LONDON (Reuters Life!) - For a band whose members already have two Hollywood soundtracks and a tour with Radiohead under their belts, The Aliens have pretty modest ambitions.
The Scottish psychedelic funk rock group hope that their recently released “Luna” album is just popular enough to allow them to keep making their own kind of music.
“The dream is for enough people to actually buy the album so we can afford to make another one,” keyboardist John Maclean told Reuters.
Formed in 2005 by former members of cult group the Beta Band, they include singer and guitarist Gordon Anderson, Robin Jones on drums and Maclean on keyboards and backing vocals.
The experimental and critically acclaimed Beta Band released three studio albums from 1999 to their eventual break-up in 2004 - all of which entered Britain’s top 20.
In addition to supporting Radiohead on tour in the United States, Beta Band’s music also featured in the John Cusack movie High Fidelity.
The Aliens have had an often difficult existence to date.
While promoting their critically acclaimed debut album “Astronomy for Dogs,” the band had to scrap a promotional tour so Anderson could seek medical treatment for acute psychosis - a condition which has troubled the lead singer for years.
“I’ve known Gordon since we were kids so nothing has changed. He has always had an active imagination and that has its ups and downs,” Maclean told Reuters.
Asked whether the band almost broke up under the strain of Anderson’s illness, Maclean simply said: “You can’t really split up from your friends, and the band is based on our friendship, so unfortunately or not we are stuck with each other.”
Anderson is now out of hospital, off medication and “Luna” has hit the shops.
The band, whose sound is funk, psychedelic and rock rolled into one, like to experiment and push boundaries.
They cite Woody Allen, Larry David, RZA, Alfred Hitchcock, The Neptunes, The Beach Boys, Brian Eno and David Brent (from The Office television series) as influences.
“Anyone doing anything interesting and uncompromising — I’ll leave it to others to describe our sound,” said Maclean.
And despite their debut album being recorded in a London studio in one session, Luna was recorded in a cottage in Scotland over a longer period of time.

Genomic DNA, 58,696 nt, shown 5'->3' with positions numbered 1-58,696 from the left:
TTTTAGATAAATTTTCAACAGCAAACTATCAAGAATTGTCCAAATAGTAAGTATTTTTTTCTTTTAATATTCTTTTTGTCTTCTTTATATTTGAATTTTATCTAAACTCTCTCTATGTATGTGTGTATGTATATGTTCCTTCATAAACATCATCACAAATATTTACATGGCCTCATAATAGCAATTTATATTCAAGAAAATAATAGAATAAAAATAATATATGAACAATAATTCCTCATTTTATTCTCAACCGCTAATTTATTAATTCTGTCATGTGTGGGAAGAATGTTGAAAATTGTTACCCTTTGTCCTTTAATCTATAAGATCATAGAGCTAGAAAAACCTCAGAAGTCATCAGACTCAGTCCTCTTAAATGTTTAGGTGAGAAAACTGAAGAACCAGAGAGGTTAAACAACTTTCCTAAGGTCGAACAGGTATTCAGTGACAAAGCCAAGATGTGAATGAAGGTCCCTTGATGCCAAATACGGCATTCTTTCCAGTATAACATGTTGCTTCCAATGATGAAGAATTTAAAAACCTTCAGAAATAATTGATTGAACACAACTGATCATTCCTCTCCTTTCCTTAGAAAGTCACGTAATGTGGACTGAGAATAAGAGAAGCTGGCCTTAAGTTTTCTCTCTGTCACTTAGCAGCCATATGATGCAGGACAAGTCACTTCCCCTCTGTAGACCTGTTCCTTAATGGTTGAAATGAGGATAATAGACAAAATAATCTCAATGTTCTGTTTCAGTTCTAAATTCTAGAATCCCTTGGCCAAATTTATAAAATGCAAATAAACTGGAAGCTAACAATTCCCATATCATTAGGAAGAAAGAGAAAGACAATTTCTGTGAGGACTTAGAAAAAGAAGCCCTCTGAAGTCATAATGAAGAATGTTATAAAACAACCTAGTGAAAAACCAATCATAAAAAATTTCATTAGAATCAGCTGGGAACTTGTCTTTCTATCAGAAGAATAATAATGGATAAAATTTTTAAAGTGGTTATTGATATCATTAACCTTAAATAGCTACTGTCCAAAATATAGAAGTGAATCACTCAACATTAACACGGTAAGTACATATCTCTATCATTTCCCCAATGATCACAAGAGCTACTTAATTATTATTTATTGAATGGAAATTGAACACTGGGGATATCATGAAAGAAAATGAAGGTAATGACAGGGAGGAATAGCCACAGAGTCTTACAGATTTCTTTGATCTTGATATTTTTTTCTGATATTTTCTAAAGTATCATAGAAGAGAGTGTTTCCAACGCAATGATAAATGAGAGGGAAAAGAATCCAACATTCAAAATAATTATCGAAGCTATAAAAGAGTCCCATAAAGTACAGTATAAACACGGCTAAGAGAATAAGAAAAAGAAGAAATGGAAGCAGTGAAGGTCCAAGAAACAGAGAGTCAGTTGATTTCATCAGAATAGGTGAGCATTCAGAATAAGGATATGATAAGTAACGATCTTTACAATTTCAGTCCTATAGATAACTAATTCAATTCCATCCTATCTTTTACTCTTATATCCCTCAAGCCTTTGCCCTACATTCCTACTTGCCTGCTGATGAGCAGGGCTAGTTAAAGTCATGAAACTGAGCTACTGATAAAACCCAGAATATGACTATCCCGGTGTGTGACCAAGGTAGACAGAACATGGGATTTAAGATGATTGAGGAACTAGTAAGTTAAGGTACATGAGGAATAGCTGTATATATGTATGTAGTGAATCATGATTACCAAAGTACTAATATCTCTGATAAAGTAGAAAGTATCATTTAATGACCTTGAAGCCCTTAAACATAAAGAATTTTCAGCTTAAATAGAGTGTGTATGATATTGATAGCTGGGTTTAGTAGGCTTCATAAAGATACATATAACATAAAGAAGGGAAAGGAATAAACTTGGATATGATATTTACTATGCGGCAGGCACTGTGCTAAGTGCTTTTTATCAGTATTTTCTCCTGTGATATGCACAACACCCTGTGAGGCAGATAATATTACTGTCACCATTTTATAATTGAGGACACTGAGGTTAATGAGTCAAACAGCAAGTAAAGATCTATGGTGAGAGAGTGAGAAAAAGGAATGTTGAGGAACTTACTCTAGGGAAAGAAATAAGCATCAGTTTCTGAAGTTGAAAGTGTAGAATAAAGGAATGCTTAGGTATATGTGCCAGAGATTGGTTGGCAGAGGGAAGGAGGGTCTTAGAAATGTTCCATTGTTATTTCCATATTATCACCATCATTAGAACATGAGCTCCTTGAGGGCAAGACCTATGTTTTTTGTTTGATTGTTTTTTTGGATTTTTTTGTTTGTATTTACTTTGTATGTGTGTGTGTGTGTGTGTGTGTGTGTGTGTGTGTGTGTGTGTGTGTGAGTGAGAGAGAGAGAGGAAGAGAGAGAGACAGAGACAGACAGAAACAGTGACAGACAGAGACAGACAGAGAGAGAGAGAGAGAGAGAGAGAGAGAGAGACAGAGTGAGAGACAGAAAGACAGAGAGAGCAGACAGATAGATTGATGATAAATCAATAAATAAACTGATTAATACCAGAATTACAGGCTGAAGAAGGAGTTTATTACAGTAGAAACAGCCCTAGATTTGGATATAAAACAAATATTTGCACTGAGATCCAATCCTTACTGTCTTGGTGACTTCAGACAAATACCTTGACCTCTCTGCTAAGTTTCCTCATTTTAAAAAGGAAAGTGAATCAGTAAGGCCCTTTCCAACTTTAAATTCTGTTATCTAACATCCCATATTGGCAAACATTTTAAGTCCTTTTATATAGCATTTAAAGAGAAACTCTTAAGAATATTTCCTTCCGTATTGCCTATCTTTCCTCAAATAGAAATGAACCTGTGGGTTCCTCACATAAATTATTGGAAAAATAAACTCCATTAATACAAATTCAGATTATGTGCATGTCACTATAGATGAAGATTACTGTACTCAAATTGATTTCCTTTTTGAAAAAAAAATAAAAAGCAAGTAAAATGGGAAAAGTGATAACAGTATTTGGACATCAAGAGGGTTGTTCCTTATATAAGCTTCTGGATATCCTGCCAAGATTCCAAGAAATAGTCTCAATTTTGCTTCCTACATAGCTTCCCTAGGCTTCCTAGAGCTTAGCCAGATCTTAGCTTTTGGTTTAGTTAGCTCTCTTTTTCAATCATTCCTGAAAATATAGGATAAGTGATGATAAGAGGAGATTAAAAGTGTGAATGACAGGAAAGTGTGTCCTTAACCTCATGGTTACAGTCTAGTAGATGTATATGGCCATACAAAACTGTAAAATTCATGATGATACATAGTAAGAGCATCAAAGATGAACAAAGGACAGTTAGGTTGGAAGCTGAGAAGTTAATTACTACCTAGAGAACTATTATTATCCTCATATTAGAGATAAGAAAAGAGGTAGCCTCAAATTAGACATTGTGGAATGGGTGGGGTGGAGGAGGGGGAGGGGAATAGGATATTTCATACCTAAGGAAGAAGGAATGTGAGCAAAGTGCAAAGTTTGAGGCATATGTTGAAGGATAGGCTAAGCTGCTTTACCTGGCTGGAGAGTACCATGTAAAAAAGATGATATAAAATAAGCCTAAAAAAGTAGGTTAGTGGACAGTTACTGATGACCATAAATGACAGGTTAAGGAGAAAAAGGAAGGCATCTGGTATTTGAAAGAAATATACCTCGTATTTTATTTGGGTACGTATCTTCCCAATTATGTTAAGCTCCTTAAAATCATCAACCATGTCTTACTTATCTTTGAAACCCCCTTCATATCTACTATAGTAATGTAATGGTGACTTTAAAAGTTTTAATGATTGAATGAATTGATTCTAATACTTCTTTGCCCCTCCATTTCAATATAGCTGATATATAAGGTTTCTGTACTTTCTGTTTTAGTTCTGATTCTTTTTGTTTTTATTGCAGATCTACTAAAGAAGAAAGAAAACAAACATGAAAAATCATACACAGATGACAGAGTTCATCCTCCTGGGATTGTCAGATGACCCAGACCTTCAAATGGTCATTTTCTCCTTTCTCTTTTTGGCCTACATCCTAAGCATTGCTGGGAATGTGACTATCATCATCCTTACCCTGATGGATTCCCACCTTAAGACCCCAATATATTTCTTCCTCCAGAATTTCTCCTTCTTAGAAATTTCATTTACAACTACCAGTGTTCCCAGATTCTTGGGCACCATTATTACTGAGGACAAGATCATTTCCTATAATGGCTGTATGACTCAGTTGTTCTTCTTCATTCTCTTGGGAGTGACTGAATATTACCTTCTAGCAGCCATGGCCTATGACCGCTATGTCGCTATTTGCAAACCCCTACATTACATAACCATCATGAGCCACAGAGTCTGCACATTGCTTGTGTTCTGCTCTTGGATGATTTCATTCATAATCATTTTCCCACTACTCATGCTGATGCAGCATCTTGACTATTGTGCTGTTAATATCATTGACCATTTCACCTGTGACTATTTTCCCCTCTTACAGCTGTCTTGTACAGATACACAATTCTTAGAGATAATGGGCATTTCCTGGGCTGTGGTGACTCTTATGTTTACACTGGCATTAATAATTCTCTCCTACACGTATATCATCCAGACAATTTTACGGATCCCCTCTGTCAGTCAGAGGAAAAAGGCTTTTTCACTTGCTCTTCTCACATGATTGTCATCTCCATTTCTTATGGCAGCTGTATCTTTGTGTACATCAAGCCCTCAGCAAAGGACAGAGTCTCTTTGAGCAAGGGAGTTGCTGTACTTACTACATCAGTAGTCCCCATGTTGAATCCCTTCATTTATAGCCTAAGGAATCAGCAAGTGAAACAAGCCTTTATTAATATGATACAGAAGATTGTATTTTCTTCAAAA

“I think the way we recorded Luna suits us more and it comes across in the production,” said Maclean. “We have no problem finding inspiration to make music.”
“Bands are a sociable thing — a dynamic — so you take inspiration and ideas from each other. The sound comes from this dynamic.”
On giving advise to aspiring musicians, Maclean added: “It can be less about how well you can play an instrument, and more about the strength of song writing and the ideas.”
The Aliens have had a constant space theme. Names and song titles are tinged with cosmic overtones.
Maclean is quick to lay the blame for this solely at the lead singer’s door. “Gordon comes up with most of the alien and space themed titles...he’s a believer.”
All the band members come from Scotland and while proud of this background, are also critical when needed.
“I feel worldly and despise small-mindedness, which in Scotland can sometimes border on racism,” said Maclean. “I love Scotland and am proud to be Scottish but I don’t have a chip on my shoulder about the English.”
This universal appeal saw movie 21, starring Kevin Spacey and Kate Bosworth, use The Aliens’ song “I am the Unknown” on its soundtrack.
“I think our music lends itself well to soundtracks and we are up for using it this way — people just need to ask us,” Maclean said.
He added that the band would like to try writing the music for a movie score one day.
Movies using their songs is not the highlight of his time in the band to date however.
“The Aliens highlight was walking around London Fields (Hackney) the other day with the new album in my headphones and realizing how great it sounds.”
For more information on The Aliens, visit www.thealiens.co.uk.
Reporting by Michael Taylor, editing by Paul Casciato